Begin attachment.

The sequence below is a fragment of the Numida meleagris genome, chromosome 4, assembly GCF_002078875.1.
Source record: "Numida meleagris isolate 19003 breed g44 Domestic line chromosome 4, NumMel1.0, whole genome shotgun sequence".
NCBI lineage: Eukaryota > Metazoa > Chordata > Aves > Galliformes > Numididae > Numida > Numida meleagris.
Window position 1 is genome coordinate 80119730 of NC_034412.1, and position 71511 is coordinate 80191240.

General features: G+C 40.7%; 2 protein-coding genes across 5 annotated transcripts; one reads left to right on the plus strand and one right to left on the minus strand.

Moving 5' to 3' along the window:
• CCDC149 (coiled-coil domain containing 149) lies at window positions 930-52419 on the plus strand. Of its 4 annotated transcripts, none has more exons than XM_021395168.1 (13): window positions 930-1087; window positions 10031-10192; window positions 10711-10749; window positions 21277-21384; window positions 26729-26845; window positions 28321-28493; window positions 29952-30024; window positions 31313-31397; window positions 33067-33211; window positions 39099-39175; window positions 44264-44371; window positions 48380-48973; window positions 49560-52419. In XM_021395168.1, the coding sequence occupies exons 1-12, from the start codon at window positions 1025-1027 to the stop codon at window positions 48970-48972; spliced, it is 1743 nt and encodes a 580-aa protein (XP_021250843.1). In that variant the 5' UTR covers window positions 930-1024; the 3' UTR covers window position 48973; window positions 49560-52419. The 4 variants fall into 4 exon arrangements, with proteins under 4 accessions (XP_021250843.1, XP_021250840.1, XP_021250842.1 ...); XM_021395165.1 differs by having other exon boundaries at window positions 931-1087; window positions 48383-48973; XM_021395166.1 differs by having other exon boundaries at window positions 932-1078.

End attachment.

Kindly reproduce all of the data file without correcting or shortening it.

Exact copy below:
The sequence below is a fragment of the Numida meleagris genome, chromosome 4, assembly GCF_002078875.1.
Source record: "Numida meleagris isolate 19003 breed g44 Domestic line chromosome 4, NumMel1.0, whole genome shotgun sequence".
NCBI lineage: Eukaryota > Metazoa > Chordata > Aves > Galliformes > Numididae > Numida > Numida meleagris.
Window position 1 is genome coordinate 80119730 of NC_034412.1, and position 71511 is coordinate 80191240.

General features: G+C 40.7%; 2 protein-coding genes across 5 annotated transcripts; one reads left to right on the plus strand and one right to left on the minus strand.

Moving 5' to 3' along the window:
• CCDC149 (coiled-coil domain containing 149) lies at window positions 930-52419 on the plus strand. Of its 4 annotated transcripts, none has more exons than XM_021395168.1 (13): window positions 930-1087; window positions 10031-10192; window positions 10711-10749; window positions 21277-21384; window positions 26729-26845; window positions 28321-28493; window positions 29952-30024; window positions 31313-31397; window positions 33067-33211; window positions 39099-39175; window positions 44264-44371; window positions 48380-48973; window positions 49560-52419. In XM_021395168.1, the coding sequence occupies exons 1-12, from the start codon at window positions 1025-1027 to the stop codon at window positions 48970-48972; spliced, it is 1743 nt and encodes a 580-aa protein (XP_021250843.1). In that variant the 5' UTR covers window positions 930-1024; the 3' UTR covers window position 48973; window positions 49560-52419. The 4 variants fall into 4 exon arrangements, with proteins under 4 accessions (XP_021250843.1, XP_021250840.1, XP_021250842.1 ...); XM_021395165.1 differs by having other exon boundaries at window positions 931-1087; window positions 48383-48973; XM_021395166.1 differs by having other exon boundaries at window positions 932-1078.